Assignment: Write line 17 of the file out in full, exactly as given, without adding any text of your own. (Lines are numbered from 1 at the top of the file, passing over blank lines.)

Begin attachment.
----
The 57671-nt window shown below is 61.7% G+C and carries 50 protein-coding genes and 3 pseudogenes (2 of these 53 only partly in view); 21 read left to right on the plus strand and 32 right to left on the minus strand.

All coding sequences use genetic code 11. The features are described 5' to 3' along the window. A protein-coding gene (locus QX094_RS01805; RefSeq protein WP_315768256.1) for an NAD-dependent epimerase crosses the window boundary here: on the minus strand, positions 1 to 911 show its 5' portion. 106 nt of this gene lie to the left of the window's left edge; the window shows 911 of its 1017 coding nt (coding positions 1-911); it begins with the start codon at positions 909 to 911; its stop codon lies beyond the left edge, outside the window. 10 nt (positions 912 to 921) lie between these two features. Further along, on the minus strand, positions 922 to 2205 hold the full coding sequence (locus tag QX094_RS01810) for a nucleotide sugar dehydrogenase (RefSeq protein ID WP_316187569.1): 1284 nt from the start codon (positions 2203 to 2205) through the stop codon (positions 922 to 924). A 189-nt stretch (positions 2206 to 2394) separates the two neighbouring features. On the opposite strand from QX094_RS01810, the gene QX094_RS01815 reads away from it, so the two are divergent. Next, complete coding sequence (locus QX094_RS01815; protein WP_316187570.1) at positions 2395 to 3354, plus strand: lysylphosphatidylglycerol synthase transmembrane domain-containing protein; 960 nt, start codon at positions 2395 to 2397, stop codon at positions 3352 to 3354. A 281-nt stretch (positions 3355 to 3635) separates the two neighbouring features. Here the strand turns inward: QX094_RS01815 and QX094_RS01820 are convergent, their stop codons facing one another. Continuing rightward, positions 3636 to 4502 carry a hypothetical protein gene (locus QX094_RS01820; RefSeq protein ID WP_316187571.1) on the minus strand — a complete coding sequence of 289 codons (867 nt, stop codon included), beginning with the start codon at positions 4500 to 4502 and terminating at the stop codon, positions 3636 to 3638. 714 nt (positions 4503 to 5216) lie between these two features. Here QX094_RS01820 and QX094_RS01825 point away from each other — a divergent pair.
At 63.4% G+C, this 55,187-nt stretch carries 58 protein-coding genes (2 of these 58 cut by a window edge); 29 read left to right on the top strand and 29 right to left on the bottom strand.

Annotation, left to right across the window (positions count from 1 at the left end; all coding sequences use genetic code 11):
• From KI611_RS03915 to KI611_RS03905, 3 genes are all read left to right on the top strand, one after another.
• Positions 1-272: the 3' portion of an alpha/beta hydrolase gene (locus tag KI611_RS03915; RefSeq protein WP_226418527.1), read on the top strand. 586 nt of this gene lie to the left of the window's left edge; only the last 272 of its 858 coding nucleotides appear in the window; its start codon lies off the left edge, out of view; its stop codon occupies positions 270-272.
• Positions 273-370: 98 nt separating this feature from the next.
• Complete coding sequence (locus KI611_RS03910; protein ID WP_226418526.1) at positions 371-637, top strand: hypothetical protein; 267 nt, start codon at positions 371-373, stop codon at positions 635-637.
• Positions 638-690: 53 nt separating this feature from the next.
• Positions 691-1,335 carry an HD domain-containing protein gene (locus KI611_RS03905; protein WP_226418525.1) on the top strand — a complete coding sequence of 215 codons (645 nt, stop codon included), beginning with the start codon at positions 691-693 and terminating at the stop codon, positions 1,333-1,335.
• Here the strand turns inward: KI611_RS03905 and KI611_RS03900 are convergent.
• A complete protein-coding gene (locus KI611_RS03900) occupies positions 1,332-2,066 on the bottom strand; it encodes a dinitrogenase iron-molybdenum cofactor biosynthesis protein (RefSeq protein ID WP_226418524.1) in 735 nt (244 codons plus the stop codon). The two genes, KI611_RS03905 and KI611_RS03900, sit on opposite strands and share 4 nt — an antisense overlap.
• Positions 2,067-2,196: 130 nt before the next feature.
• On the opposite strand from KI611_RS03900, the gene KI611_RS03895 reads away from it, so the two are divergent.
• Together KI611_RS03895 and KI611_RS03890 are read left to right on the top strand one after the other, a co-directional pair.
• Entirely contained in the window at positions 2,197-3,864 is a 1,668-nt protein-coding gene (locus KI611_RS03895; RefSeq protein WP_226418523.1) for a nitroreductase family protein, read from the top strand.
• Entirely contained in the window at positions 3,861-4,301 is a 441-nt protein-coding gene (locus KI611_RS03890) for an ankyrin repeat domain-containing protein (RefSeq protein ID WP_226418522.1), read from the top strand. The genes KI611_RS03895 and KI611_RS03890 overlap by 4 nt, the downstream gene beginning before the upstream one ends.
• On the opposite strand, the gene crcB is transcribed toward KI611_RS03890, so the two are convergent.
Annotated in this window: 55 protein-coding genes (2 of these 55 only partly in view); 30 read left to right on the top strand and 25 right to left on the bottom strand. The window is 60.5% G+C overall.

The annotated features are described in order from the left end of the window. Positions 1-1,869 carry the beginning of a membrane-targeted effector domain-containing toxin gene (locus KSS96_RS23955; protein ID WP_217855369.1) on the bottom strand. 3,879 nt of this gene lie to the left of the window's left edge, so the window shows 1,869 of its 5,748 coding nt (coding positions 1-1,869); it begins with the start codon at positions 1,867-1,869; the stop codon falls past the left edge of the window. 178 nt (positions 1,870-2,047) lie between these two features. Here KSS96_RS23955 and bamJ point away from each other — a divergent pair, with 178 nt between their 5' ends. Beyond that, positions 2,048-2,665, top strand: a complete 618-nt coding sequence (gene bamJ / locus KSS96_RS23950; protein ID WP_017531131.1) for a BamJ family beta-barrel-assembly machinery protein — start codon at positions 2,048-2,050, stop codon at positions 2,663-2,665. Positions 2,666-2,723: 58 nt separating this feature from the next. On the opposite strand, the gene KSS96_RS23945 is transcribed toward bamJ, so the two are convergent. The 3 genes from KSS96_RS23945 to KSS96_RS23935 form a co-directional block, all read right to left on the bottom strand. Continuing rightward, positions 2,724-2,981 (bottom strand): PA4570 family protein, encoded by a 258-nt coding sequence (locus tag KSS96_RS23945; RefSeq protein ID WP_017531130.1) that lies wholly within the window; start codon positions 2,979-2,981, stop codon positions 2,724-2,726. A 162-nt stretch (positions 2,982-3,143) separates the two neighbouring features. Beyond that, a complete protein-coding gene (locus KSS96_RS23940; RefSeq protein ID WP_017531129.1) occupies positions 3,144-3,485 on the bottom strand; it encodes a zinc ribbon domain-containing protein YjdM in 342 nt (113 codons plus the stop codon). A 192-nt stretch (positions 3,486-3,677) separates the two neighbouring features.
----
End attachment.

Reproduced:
• Entirely contained in the window at positions 3,861-4,301 is a 441-nt protein-coding gene (locus KI611_RS03890) for an ankyrin repeat domain-containing protein (RefSeq protein ID WP_226418522.1), read from the top strand. The genes KI611_RS03895 and KI611_RS03890 overlap by 4 nt, the downstream gene beginning before the upstream one ends.